Vanderbijlpark South Africa: 20 November 2013 - Preliminary findings from the Department of Environmental Affairs’ latest statistics show that hunting tourists contributed R811 million (2011: R901 million) to South Africa's economy in 2012.
Department of Environmental Affairs deputy director – policy development Magdel Boshoff, speaking at the Professional Hunters' Association of South Africa's (PHASA) 36th AGM and Convention in Vanderbijlpark, said the results were still subject to an audit and verification process but no material differences were expected between this report and the final one.
The statistics were based only on species fees (the amount a hunting outfitter pays a landowner to harvest an animal) and daily rates (the fee a client pays a hunting outfitter) meaning that the total economic contribution of overseas hunters is understated. The statistics also exclude the impact of local hunters, numbering some 320 000, who hunt mostly for venison.
The top three source markets for hunting tourists were the USA followed by Denmark and Spain.
Last year, 40 866 head of game were hunted compared to 48 605 the year before. Rhino hunts showed the biggest decrease with only 52 harvests taking place in 2012 (2011: 137) and contributing R36 million (2011: R84 million) due to stricter criteria used in issuing rhino hunting permits. Lion hunts showed the largest increase with 596 lions harvested in 2012 (2011: 445) and contributing R122 million (2011: R77 million) at an average species fee of R203 000.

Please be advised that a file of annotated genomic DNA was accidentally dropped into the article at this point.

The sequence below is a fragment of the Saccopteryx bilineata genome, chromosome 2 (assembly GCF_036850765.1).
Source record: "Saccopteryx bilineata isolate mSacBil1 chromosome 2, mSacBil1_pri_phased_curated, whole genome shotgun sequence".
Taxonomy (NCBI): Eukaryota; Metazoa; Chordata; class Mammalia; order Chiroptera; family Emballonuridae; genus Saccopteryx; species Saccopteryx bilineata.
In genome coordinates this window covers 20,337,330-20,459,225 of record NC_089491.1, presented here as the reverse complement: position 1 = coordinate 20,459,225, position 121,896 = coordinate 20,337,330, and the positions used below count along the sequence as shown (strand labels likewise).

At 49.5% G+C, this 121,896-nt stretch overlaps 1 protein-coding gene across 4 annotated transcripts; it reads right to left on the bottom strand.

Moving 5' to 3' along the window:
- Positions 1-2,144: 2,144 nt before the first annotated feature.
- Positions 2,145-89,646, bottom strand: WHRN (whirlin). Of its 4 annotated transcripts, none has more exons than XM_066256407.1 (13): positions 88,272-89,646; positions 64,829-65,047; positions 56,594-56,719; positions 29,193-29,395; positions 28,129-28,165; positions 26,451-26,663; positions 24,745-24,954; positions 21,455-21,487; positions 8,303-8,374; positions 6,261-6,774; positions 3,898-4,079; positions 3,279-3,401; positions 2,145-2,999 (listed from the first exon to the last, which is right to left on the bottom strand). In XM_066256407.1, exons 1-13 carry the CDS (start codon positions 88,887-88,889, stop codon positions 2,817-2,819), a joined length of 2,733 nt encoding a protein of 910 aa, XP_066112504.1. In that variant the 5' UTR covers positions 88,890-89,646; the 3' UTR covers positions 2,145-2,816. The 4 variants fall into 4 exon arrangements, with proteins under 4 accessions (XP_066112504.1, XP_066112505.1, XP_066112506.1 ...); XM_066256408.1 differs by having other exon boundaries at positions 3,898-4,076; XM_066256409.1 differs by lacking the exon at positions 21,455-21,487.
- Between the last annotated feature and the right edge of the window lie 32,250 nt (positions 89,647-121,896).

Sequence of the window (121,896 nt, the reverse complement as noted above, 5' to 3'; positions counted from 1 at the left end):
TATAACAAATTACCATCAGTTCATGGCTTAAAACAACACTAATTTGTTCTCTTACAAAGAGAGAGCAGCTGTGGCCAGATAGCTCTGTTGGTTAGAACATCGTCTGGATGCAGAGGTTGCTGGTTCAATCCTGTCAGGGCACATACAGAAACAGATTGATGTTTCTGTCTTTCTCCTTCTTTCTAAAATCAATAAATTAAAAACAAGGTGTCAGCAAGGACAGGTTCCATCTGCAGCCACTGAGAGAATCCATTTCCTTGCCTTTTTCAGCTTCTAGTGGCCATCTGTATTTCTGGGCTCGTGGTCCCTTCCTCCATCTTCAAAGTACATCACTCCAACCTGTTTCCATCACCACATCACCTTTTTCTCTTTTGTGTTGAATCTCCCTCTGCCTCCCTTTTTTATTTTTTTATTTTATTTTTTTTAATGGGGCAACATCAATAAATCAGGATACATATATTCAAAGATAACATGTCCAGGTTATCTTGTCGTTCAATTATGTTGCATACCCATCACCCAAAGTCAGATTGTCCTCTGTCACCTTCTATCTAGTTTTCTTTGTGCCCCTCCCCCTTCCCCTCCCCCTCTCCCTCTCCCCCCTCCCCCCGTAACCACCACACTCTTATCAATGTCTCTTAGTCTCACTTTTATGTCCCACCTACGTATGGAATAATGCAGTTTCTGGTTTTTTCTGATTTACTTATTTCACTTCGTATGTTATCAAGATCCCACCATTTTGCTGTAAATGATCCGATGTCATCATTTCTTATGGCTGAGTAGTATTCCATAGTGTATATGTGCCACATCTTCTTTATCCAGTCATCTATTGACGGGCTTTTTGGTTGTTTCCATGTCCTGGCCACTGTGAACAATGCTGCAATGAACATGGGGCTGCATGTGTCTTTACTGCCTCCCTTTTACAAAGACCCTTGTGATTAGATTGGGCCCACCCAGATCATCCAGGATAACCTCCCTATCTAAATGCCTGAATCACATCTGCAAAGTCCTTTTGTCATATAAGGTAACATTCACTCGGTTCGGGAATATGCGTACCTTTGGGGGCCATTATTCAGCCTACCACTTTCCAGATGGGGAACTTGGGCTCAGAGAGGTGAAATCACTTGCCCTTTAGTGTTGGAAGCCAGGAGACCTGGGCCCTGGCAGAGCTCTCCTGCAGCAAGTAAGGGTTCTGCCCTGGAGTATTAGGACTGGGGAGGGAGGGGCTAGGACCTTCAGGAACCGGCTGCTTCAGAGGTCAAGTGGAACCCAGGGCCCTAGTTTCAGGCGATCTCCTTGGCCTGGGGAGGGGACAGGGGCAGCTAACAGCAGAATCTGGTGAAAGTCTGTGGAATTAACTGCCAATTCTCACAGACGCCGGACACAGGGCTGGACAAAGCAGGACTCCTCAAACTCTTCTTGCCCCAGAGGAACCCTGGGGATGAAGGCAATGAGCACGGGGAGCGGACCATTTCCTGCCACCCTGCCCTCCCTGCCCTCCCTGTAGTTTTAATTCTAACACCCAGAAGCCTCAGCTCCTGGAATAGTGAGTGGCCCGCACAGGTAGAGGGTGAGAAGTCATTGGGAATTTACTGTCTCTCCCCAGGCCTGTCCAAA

PHASA chief executive Adri Kitshoff said South Africa is home to 2 700 wild lions and 5 000 captive bred ones. "Our lion populations are stable. So are Tanzania's, a country which boasts 16 800 lions and where lion hunting is also permitted. The countries showing the most alarming declines in lion numbers are those where lion hunting is prohibited such as Kenya and Botswana," she said.
For further information contact Adri Kitshoff, PHASA chief executive, on 083 650 0442.